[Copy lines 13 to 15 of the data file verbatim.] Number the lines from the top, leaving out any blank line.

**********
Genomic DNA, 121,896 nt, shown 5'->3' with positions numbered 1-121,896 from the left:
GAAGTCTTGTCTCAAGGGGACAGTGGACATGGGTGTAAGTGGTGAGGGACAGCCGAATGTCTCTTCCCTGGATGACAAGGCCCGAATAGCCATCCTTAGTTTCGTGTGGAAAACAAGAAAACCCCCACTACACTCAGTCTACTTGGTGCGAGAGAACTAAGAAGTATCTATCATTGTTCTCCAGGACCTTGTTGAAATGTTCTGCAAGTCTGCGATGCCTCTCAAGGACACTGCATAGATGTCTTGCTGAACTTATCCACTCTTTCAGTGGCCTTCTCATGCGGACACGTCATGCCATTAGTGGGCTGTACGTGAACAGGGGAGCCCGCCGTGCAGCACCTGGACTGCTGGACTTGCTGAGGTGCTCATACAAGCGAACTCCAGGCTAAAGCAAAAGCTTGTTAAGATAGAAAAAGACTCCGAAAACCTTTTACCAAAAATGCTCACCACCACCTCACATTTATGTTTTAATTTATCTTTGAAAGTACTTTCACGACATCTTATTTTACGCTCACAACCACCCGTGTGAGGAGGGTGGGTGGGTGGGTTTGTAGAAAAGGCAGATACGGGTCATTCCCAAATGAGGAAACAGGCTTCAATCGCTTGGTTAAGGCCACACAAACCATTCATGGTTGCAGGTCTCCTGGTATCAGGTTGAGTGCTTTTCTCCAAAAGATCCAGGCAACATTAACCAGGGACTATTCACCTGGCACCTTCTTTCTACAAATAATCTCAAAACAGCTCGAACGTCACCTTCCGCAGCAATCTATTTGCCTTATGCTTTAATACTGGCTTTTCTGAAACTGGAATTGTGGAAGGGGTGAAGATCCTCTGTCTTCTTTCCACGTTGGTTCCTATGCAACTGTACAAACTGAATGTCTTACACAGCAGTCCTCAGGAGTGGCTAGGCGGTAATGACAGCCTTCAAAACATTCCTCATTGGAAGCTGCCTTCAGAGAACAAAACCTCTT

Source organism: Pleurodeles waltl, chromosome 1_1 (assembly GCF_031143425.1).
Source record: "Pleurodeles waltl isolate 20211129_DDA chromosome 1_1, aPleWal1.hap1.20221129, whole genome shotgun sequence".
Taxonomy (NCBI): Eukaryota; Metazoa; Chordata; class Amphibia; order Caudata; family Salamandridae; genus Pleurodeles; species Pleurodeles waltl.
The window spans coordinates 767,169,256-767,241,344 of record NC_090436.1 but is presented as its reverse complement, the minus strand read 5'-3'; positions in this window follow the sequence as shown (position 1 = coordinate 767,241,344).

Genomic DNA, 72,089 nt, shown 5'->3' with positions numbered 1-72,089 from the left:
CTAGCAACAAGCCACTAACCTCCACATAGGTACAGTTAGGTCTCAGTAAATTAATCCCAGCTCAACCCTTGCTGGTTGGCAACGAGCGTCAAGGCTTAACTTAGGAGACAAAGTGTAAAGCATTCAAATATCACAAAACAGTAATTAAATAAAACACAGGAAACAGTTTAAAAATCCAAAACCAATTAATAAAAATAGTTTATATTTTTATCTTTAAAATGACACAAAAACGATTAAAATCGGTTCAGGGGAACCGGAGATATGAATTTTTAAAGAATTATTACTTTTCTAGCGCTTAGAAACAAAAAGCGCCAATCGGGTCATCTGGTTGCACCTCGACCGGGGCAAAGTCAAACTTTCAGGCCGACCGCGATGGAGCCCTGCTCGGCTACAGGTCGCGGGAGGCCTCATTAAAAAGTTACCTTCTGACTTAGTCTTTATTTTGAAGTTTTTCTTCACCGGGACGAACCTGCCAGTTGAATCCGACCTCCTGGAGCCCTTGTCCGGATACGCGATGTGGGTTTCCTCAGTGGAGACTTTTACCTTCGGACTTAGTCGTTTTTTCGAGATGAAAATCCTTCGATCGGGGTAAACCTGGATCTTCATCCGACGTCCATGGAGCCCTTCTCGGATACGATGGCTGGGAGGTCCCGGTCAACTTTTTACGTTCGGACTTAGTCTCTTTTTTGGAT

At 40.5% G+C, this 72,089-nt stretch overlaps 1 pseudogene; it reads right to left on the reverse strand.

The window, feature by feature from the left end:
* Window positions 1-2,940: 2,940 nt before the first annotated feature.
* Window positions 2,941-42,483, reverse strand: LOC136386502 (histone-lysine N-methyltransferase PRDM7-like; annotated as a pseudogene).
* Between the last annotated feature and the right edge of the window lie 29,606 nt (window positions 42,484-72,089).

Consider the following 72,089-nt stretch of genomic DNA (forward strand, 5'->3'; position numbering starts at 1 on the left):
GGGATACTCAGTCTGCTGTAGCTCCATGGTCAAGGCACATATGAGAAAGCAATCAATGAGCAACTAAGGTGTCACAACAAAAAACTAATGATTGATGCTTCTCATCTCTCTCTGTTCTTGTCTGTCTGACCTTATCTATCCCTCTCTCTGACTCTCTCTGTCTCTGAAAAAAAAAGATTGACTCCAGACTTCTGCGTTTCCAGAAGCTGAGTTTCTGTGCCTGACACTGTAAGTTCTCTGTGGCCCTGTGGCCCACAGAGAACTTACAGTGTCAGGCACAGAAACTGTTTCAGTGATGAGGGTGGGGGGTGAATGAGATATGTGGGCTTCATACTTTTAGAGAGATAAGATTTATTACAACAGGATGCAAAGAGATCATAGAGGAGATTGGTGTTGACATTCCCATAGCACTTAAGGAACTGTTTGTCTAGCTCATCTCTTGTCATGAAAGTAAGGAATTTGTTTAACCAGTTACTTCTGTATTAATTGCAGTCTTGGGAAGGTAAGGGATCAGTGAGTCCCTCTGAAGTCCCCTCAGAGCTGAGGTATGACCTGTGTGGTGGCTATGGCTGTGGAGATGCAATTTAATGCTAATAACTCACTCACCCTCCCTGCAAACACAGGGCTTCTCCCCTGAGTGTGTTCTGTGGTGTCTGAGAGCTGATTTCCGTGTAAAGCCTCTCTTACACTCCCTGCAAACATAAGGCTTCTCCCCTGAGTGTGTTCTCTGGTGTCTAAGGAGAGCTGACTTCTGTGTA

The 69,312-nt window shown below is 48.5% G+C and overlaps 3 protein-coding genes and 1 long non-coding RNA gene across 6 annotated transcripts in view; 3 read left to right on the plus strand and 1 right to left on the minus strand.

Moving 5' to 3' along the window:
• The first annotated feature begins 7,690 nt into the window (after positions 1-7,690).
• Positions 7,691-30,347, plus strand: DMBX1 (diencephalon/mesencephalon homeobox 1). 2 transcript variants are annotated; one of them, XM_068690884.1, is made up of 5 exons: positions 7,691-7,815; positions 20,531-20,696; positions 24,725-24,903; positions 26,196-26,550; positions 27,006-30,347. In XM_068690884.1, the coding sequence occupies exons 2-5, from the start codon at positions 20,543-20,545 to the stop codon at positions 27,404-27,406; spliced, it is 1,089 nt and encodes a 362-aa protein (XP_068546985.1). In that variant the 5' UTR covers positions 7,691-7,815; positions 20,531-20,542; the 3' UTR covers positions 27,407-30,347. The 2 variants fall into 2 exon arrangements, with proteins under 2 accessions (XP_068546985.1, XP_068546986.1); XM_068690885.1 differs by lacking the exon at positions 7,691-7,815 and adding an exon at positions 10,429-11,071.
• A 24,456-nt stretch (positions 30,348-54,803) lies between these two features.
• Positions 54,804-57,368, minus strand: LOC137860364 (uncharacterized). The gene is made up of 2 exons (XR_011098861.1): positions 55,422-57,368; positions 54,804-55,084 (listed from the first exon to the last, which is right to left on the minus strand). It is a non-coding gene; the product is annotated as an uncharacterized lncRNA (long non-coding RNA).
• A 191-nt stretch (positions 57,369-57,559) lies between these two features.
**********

* Between the last annotated feature and the right edge of the window lie 29,606 nt (window positions 42,484-72,089).

Consider the following 72,089-nt stretch of genomic DNA (forward strand, 5'->3'; position numbering starts at 1 on the left):
GGGATACTCAGTCTGCTGTAGCTCCATGGTCAAGGCACATATGAGAAAGCAATCAATGAGCAACTAAGGTGTCACAACAAAAAACTAATGATTGATGCTTCTCATCTCTCTCTGTTCTTGTCTGTCTGACCTTATCTATCCCTCTCTCTGACTCTCTCTGTCTCTGAAAAAAAAAGATTGACTCCAGACTTCTGCGTTTCCAGAAGCTGAGTTTCTGTGCCTGACACTGTAAGTTCTCTGTGGCCCTGTGGCCCACAGAGAACTTACAGTGTCAGGCACAGAAACTGTTTCAGTGATGAGGGTGGGGGGTGAATGAGATATGTGGGCTTCATACTTTTAGAGAGATAAGATTTATTACAACAGGATGCAAAGAGATCATAGAGGAGATTGGTGTTGACATTCCCATAGCACTTAAGGAACTGTTTGTCTAGCTCATCTCTTGTCATGAAAGTAAGGAATTTGTTTAACCAGTTACTTCTGTATTAATTGCAGTCTTGGGAAGGTAAGGGATCAGTGAGTCCCTCTGAAGTCCCCTCAGAGCTGAGGTATGACCTGTGTGGTGGCTATGGCTGTGGAGATGCAATTTAATGCTAATAACTCACTCACCCTCCCTGCAAACACAGGGCTTCTCCCCTGAGTGTGTTCTGTGGTGTCTGAGAGCTGATTTCCGTGTAAAGCCTCTCTTACACTCCCTGCAAACATAAGGCTTCTCCCCTGAGTGTGTTCTCTGGTGTCTAAGGAGAGCTGACTTCTGTGTA